Travelers to and children in underdeveloped areas of the world with blood type A suffer more severe symptoms once infected with diarrhea than those with blood type O or B, a study led by researchers at Washington University School of Medicine in St. Louis shows.
Enterotoxigenic E. coli are responsible for millions of cases of diarrhea and hundreds of thousands of deaths every year, mainly of young children. Some people infected with the bacterium develop severe, cholera-like, watery diarrhea that can be lethal; while others just experience unpleasant symptoms but recover easily, and some don't get sick at all.
The researchers then investigated whether blood type influences the disease severity by giving healthy volunteers a dose of an E. coli strain originally isolated from a person in Bangladesh with severe, cholera-like diarrhea.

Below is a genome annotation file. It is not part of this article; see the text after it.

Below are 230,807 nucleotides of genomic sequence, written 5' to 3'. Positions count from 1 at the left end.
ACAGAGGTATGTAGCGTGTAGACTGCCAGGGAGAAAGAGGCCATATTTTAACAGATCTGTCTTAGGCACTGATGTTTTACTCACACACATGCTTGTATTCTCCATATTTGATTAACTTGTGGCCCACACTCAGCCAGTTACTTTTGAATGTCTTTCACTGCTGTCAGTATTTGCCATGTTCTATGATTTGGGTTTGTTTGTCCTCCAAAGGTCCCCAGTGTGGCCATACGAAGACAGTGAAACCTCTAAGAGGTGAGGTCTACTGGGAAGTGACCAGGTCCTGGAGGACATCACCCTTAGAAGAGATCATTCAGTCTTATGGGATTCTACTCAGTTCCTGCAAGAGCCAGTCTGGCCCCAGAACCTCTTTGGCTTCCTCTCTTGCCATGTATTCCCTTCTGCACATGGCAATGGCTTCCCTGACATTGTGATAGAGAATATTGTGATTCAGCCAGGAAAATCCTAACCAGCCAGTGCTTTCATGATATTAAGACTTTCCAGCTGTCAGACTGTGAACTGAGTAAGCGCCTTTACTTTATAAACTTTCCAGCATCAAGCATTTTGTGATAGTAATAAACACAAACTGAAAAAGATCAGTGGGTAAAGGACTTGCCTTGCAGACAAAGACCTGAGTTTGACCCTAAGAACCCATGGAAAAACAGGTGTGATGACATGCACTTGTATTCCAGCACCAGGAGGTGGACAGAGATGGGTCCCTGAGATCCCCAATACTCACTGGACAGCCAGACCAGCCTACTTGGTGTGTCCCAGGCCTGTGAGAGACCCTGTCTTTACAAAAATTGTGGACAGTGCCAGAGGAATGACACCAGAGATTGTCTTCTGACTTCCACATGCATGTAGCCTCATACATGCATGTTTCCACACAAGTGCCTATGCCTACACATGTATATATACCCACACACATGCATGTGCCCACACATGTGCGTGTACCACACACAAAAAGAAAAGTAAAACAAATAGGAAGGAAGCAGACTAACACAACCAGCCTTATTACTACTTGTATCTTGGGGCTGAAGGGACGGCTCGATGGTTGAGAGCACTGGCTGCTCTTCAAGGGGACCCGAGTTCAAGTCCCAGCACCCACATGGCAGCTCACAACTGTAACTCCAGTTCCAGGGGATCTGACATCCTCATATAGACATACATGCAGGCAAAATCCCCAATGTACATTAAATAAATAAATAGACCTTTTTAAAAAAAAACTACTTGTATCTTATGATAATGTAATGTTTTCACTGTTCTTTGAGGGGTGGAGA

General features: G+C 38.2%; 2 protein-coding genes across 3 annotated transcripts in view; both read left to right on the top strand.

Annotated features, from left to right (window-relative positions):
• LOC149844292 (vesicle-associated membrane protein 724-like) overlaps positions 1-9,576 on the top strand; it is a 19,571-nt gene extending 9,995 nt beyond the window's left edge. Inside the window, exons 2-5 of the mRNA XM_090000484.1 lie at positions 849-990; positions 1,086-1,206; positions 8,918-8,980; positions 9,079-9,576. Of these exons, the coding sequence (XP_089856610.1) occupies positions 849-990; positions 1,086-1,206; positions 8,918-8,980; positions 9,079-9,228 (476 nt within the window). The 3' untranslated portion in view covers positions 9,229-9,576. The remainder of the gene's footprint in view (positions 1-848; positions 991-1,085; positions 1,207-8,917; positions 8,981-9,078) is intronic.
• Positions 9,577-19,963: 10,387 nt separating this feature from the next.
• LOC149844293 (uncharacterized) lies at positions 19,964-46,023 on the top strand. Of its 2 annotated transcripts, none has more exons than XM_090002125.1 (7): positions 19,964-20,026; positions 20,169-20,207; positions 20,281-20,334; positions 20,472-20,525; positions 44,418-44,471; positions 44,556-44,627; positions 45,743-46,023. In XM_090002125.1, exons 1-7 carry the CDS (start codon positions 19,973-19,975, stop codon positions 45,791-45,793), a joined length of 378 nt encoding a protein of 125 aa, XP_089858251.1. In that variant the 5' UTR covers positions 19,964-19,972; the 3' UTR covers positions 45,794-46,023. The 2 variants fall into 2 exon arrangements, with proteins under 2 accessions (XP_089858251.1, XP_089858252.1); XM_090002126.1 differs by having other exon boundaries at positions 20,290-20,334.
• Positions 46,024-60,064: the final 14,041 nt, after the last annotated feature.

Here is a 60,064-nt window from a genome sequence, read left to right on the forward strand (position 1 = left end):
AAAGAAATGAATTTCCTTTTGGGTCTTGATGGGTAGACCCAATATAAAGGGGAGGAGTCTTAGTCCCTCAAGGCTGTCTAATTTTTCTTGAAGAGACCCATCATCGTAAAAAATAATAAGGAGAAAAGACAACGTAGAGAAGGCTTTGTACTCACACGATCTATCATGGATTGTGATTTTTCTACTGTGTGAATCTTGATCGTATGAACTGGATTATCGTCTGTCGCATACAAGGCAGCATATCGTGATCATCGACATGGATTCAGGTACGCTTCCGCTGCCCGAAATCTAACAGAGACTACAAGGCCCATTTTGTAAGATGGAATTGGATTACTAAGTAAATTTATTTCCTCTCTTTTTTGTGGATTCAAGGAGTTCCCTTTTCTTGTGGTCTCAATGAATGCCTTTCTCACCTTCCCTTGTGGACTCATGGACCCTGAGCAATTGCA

They observed the volunteers for five days, and obtained data and blood samples from 106 people, and found that people with blood type A got sick sooner and more seriously than those of other blood types.
More than eight out of 10 or 81 percent of blood group A people developed diarrhea that required treatment, as compared with about half of people with blood group B or O.
The researchers also found that the bacteria produce a specific protein that sticks to blood A-type sugars, but not blood B- or O-type sugars on intestinal cells. Since the protein sticks to E. coli as well, it effectively fastens the bacteria to the intestinal wall, making it easy for them to deliver diarrhea-causing toxins to intestinal cells.
The effect of blood group in people infected with this strain of E. coli was striking and significant, but it doesn't mean people should change their behavior based on blood type, the researchers said.
The study was published in the Journal of Clinical Investigation Thursday.